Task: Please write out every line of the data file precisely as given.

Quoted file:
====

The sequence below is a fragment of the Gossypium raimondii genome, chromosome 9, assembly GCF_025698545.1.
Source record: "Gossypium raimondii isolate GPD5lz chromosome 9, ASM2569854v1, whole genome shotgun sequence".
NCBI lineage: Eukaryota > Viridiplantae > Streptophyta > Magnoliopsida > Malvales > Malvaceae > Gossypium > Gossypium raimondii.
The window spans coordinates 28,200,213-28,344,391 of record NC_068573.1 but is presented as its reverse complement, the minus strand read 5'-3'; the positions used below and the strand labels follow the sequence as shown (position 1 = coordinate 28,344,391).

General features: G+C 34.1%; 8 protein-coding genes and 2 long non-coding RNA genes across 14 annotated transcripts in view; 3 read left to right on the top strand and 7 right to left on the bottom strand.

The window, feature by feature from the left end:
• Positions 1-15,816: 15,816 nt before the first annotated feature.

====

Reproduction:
The sequence below is a fragment of the Gossypium raimondii genome, chromosome 9, assembly GCF_025698545.1.
Source record: "Gossypium raimondii isolate GPD5lz chromosome 9, ASM2569854v1, whole genome shotgun sequence".
NCBI lineage: Eukaryota > Viridiplantae > Streptophyta > Magnoliopsida > Malvales > Malvaceae > Gossypium > Gossypium raimondii.
The window spans coordinates 28,200,213-28,344,391 of record NC_068573.1 but is presented as its reverse complement, the minus strand read 5'-3'; the positions used below and the strand labels follow the sequence as shown (position 1 = coordinate 28,344,391).

General features: G+C 34.1%; 8 protein-coding genes and 2 long non-coding RNA genes across 14 annotated transcripts in view; 3 read left to right on the top strand and 7 right to left on the bottom strand.

The window, feature by feature from the left end:
• Positions 1-15,816: 15,816 nt before the first annotated feature.